Rendering courtesy of Handel Architects.
Update 12/7/18: The City Council and Manhattan Borough President Gale Brewer filed a suit in the Manhattan Supreme Court “claiming city planners usurped the Council’s authority over land-use issues in approving the project,” reported The Real Deal.
The City Planning Commission gave the green light Wednesday to a controversial application filed by four developers to build three new residential towers in the Lower East Side’s Two Bridges development, which are expected to add 3,000 housing units between them, The Real Deal reports. 700 units will be affordable. The large-scale residential towers were approved in a 10-3 vote on Wednesday, after a lengthy, often acrimonious review process. The towers are comprised of JDS Development’s 1,000-unit rental tower at 247 Cherry Street, L+M Development and CIM Group’s 798-foot tower at 260 South Street; and Starrett Corporation’s 730-foot building at 259 Clinton Street.
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Students from Camp Henry at the exhibit, courtesy of The Henry Street Settlement
In honor of its 125th anniversary, the Henry Street Settlement, the community hub and social services organization at 265 Henry Street, has mounted a new permanent exhibit in its historic 1830 landmarked headquarters. “The House on Henry Street” is a multi-media exhibit that highlights the legacy of the Settlement’s founder, Lillian Wald, and explores over a century of social activism, urban poverty, and public health on the Lower East Side through the lens of the Settlement’s own history. Incorporating archival photos, video and sound recordings, historic objects, and quotations from both settlement workers and clients, the exhibit distills over a century of history into a stunningly rich and deeply moving meditation on the vital importance of community-oriented social activism.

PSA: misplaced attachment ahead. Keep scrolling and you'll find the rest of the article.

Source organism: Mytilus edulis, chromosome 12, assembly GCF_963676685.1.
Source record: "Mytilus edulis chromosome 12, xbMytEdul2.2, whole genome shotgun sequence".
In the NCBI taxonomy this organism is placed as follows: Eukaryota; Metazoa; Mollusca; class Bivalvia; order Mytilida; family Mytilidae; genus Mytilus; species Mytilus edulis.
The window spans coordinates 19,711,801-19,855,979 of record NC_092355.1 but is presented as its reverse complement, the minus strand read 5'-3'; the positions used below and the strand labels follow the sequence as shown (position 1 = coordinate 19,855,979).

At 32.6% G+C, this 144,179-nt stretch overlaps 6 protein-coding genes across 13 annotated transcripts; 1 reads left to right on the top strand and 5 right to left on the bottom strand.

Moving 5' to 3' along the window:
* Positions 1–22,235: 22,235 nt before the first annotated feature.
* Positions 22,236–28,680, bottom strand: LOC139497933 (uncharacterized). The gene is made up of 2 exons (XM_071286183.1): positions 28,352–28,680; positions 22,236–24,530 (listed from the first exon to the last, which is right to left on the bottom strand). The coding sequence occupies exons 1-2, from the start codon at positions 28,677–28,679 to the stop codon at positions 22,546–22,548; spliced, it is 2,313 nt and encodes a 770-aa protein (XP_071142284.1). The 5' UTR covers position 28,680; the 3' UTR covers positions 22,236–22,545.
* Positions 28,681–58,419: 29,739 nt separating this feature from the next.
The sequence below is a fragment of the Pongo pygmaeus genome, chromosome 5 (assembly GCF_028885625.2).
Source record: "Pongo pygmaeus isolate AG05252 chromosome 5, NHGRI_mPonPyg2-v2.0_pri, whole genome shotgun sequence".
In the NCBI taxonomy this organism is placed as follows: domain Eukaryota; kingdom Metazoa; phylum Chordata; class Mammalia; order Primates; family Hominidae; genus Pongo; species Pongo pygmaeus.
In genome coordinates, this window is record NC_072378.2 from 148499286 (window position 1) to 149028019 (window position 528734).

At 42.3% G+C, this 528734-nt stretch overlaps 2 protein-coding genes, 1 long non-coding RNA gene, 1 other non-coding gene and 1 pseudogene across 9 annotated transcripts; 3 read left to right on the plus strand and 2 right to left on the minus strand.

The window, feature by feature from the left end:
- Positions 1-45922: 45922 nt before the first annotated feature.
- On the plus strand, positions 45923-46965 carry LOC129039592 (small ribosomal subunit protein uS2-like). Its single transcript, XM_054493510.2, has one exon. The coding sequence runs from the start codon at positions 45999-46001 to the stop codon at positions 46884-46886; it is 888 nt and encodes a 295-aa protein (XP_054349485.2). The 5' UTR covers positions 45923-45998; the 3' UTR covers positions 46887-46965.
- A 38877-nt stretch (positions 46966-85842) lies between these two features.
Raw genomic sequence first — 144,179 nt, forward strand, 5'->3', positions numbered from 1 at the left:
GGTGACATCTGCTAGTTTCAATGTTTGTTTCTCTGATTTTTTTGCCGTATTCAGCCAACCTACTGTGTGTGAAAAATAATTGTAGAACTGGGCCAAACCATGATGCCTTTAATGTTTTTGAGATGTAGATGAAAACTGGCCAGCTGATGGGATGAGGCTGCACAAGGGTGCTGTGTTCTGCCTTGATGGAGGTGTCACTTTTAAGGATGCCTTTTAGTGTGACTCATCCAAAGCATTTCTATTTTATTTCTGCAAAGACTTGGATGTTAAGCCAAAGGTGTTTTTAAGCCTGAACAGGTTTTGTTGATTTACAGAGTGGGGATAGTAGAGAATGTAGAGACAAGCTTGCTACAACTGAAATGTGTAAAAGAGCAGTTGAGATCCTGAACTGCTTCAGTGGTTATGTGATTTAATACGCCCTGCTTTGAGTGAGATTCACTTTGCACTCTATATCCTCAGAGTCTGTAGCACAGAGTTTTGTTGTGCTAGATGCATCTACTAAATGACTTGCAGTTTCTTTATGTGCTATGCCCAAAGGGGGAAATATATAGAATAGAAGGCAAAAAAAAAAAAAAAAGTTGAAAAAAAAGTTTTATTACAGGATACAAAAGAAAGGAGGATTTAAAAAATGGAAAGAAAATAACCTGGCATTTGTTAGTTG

Henry Street Nurses, courtesy of The Henry Street Settlement
In 1893, the 26-year-old nurse Lillian Wald founded the Lower East Side’s Henry Street Settlement, and what would become the Visiting Nurse Service of New York. Two years of nursing school had given her the “inspiration to be of use some way or somehow,” and she identified “four branches of usefulness” where she could be of service. Those four branches, “visiting nursing, social work, country work and civic work,” helped guide the Settlement’s programming, and turned Wald’s home at 265 Henry Street into a center of progressive advocacy, and community support, that attracted neighbors from around the corner, and reformers from around the world.
Learn about Lillian